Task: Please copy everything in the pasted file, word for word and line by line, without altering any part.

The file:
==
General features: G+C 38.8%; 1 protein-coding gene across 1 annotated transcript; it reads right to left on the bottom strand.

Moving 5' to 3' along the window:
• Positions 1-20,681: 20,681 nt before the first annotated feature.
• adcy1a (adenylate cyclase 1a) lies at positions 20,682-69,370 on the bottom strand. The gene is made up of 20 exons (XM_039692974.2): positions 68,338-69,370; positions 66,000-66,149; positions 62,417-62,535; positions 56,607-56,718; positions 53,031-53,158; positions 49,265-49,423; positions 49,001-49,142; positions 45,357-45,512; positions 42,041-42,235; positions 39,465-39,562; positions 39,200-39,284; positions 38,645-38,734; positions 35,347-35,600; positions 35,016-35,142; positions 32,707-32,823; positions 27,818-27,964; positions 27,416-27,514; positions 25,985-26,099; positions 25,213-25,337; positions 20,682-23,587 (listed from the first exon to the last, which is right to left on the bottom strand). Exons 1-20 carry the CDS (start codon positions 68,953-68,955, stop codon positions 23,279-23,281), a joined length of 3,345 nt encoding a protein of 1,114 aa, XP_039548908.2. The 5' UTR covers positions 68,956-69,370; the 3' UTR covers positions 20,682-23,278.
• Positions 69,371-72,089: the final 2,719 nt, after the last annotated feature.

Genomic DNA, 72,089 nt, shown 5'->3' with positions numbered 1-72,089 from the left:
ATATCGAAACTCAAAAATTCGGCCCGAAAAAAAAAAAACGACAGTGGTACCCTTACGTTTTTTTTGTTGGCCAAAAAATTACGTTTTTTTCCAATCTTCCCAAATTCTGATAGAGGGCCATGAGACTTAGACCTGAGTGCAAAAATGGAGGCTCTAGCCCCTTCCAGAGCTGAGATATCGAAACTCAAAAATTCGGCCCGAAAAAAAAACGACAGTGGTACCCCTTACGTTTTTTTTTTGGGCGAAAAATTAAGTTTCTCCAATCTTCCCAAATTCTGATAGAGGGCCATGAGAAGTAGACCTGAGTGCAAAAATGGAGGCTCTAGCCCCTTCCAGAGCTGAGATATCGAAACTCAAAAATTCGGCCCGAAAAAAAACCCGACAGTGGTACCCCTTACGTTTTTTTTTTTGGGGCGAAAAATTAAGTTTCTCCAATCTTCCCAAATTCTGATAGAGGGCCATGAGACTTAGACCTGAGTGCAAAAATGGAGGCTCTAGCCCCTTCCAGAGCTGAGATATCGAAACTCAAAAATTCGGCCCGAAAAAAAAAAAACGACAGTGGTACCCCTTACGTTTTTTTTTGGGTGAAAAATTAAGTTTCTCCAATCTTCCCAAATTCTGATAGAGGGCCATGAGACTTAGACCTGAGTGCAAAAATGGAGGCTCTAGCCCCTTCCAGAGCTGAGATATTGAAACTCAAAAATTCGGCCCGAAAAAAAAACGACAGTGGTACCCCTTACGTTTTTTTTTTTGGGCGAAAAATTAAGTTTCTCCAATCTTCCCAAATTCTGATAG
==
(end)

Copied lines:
General features: G+C 38.8%; 1 protein-coding gene across 1 annotated transcript; it reads right to left on the bottom strand.

Moving 5' to 3' along the window:
• Positions 1-20,681: 20,681 nt before the first annotated feature.
• adcy1a (adenylate cyclase 1a) lies at positions 20,682-69,370 on the bottom strand. The gene is made up of 20 exons (XM_039692974.2): positions 68,338-69,370; positions 66,000-66,149; positions 62,417-62,535; positions 56,607-56,718; positions 53,031-53,158; positions 49,265-49,423; positions 49,001-49,142; positions 45,357-45,512; positions 42,041-42,235; positions 39,465-39,562; positions 39,200-39,284; positions 38,645-38,734; positions 35,347-35,600; positions 35,016-35,142; positions 32,707-32,823; positions 27,818-27,964; positions 27,416-27,514; positions 25,985-26,099; positions 25,213-25,337; positions 20,682-23,587 (listed from the first exon to the last, which is right to left on the bottom strand). Exons 1-20 carry the CDS (start codon positions 68,953-68,955, stop codon positions 23,279-23,281), a joined length of 3,345 nt encoding a protein of 1,114 aa, XP_039548908.2. The 5' UTR covers positions 68,956-69,370; the 3' UTR covers positions 20,682-23,278.
• Positions 69,371-72,089: the final 2,719 nt, after the last annotated feature.

Genomic DNA, 72,089 nt, shown 5'->3' with positions numbered 1-72,089 from the left:
ATATCGAAACTCAAAAATTCGGCCCGAAAAAAAAAAAACGACAGTGGTACCCTTACGTTTTTTTTGTTGGCCAAAAAATTACGTTTTTTTCCAATCTTCCCAAATTCTGATAGAGGGCCATGAGACTTAGACCTGAGTGCAAAAATGGAGGCTCTAGCCCCTTCCAGAGCTGAGATATCGAAACTCAAAAATTCGGCCCGAAAAAAAAACGACAGTGGTACCCCTTACGTTTTTTTTTTGGGCGAAAAATTAAGTTTCTCCAATCTTCCCAAATTCTGATAGAGGGCCATGAGAAGTAGACCTGAGTGCAAAAATGGAGGCTCTAGCCCCTTCCAGAGCTGAGATATCGAAACTCAAAAATTCGGCCCGAAAAAAAACCCGACAGTGGTACCCCTTACGTTTTTTTTTTTGGGGCGAAAAATTAAGTTTCTCCAATCTTCCCAAATTCTGATAGAGGGCCATGAGACTTAGACCTGAGTGCAAAAATGGAGGCTCTAGCCCCTTCCAGAGCTGAGATATCGAAACTCAAAAATTCGGCCCGAAAAAAAAAAAACGACAGTGGTACCCCTTACGTTTTTTTTTGGGTGAAAAATTAAGTTTCTCCAATCTTCCCAAATTCTGATAGAGGGCCATGAGACTTAGACCTGAGTGCAAAAATGGAGGCTCTAGCCCCTTCCAGAGCTGAGATATTGAAACTCAAAAATTCGGCCCGAAAAAAAAACGACAGTGGTACCCCTTACGTTTTTTTTTTTGGGCGAAAAATTAAGTTTCTCCAATCTTCCCAAATTCTGATAG